By Bob Shane
Arizona has always been a Mecca for aircraft manufacturers and modifiers to bring their new and newly modified airplanes for flight testing. Aviation Partners Boeing recently brought their newest blended winglet-equipped airliner, a Boeing 757, to Tucson to perform the test work needed to get the system certified.
Aviation Partners Boeing has successfully demonstrated the efficacy of its blended winglet system through the numerous installations on next generation Boeing 737-700, 800 and BBJs currently in service. Not only are blended winglets efficacious, but they’re also esthetically pleasing.
The smooth curve of the blended winglet reduces the shock interference between the winglet and wing near the tip. They’re masterfully designed airfoils that tame the drag-producing effects of wingtip vortices, thereby enhancing aircraft performance in a number of different ways. Their main purpose is to save fuel in cruise and improve takeoff climb performance. The block fuel credit improvement can be as much as 5 percent. This fuel credit, however, could be used in other ways. It can be traded for additional payload, speed or range.
The initial launch customers will be Continental Airlines and Icelandair. On March 9, a Continental Airlines Boeing outfitted with a pair of blended winglets, each 8 ft. 2 in. tall, made its first winglet-enhanced flight from Everett, Wash. to Los Angeles. Aviation Partners Boeing expects to enhance the performance of the majority of some 600 plus 757-200s, which make up the existing fleet, through the application of blended winglet technology.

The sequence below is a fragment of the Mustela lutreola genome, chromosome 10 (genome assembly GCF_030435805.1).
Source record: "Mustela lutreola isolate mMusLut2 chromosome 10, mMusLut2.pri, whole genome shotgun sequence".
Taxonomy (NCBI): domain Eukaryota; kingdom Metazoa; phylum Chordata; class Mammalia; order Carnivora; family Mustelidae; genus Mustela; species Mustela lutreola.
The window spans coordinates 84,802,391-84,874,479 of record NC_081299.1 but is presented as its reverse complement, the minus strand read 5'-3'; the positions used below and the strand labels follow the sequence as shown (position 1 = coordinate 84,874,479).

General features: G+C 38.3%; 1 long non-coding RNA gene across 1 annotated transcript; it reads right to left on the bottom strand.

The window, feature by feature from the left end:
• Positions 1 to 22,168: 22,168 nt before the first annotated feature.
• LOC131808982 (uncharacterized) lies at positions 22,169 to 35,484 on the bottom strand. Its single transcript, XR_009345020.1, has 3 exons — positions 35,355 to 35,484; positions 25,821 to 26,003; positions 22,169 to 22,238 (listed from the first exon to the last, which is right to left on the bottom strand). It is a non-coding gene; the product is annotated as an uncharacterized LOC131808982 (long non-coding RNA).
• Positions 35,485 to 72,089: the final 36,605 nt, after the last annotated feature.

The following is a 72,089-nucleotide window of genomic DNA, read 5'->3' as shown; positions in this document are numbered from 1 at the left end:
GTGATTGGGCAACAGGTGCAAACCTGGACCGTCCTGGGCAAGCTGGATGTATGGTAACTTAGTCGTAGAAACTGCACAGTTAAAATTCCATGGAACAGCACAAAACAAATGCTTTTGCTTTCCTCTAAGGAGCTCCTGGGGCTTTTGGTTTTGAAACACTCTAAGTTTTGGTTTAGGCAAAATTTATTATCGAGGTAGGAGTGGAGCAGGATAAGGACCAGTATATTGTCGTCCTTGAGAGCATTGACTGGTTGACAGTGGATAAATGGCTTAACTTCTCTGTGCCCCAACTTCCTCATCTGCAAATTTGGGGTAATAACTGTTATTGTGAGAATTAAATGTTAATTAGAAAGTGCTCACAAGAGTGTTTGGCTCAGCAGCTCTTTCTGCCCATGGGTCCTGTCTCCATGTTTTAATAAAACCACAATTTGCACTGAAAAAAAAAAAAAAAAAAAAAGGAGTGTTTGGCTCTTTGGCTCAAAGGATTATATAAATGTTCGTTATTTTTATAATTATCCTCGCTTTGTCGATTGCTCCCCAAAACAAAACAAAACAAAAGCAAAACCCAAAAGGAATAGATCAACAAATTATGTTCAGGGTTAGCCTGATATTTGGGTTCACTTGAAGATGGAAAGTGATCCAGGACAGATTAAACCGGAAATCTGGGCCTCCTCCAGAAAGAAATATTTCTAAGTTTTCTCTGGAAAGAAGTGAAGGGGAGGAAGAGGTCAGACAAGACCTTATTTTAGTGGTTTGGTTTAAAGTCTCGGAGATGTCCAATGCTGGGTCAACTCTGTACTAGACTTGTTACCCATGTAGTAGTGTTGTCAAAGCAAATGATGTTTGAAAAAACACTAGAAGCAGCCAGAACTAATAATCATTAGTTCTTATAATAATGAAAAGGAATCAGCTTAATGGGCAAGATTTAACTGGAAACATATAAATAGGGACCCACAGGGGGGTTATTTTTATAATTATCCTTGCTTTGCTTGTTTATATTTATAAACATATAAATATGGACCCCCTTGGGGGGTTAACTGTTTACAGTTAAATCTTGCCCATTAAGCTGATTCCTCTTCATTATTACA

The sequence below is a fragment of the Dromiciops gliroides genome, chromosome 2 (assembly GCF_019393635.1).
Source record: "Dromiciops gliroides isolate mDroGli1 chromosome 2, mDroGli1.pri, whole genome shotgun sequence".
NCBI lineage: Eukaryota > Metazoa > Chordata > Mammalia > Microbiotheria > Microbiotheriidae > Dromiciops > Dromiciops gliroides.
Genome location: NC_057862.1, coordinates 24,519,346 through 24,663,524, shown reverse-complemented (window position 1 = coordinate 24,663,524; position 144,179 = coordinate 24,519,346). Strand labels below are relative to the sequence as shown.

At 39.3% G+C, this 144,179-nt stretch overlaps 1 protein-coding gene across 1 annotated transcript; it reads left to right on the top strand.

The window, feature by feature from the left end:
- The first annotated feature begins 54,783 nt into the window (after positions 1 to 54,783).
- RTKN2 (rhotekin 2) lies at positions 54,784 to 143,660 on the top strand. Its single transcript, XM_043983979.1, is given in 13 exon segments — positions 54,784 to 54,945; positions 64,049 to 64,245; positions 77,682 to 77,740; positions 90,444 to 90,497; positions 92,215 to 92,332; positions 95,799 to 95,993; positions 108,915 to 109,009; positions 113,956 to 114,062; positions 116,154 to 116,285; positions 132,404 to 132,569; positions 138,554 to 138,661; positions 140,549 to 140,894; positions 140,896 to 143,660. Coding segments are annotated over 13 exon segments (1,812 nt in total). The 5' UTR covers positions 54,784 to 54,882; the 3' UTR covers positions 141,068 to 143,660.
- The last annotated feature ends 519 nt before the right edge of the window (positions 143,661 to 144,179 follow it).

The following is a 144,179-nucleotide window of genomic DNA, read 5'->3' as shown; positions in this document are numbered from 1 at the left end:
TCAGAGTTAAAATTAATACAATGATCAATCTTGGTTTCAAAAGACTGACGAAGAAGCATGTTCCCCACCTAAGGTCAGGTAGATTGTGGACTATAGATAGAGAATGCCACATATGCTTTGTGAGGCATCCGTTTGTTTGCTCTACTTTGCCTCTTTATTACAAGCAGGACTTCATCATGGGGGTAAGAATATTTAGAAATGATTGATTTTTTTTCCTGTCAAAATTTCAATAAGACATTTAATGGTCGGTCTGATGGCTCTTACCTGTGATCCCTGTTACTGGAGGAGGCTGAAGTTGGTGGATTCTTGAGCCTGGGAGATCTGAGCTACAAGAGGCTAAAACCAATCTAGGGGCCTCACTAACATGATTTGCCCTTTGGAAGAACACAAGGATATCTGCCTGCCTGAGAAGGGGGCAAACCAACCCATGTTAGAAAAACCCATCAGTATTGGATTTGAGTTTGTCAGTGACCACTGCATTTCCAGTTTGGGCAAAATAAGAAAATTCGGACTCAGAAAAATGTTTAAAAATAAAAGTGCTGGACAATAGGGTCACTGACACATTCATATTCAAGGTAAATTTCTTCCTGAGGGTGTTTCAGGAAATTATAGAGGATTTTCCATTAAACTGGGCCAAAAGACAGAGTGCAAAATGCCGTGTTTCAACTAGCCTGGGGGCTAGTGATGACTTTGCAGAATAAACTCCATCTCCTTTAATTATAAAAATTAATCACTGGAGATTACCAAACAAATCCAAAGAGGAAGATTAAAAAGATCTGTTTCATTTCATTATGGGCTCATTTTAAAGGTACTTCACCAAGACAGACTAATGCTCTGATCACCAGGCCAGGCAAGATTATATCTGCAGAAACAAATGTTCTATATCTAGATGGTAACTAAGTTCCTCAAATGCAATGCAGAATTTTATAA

A popular airliner, 1,050 Boeing 757s were built. There are 1,030 B-757s still in service. Ironically, the last 757 was delivered to Shanghai Airlines on April 22, 2005. This milestone airplane marked the end of a successful production run that spanned 23 years. Also in April, the first 757 with a blended winglet system completed flight testing. It too is a milestone airplane.
Prior to installing the blended winglet technology, the Continental 757 had spent a month in Tucson earlier in the year doing what is known in engineering parlance as baseline testing. This phase one evaluation is a flight test program to establish the performance levels of the “stock” aircraft without a winglet system.
Tucson was selected for flight test because of the consistency of its good weather and the airspace available for testing. The technicians are able to start taking data within five minutes of takeoff. The majority of the test area extended 200 miles east of Tucson to El Paso and 200 miles west over the Pacific Ocean. After the baseline testing was completed, the aircraft returned to Washington, where the blended winglet system was installed at Goodrich.
In March, the 757 returned to Tucson for the phase two evaluation, which was with the winglets installed (the modified configuration). Basically, all the baseline testing was repeated with more systems and equipment testing added. Over the course of a month, test flights were flown daily, usually one per day. They ranged anywhere from one to seven hours.
A team from AeroTEC, based in Seattle, headed up by its president, Lee Human, developed the flight test program and performed the testing. This was the fourth winglet certification effort for AeroTEC. Because of their experience and a well-designed product, the test program went very smoothly. Additionally, there was excellent support from Continental Airlines and the Federal Aviation Administration. The test data will be analyzed in house and formulated into a flight test report for the review and approval of the FAA.
With the testing completed, the aircraft departed Tucson on April 14. Preliminary results indicated that all data met or exceeded expectations. Certification of the 757-200 blended winglet system was expected at the end of May.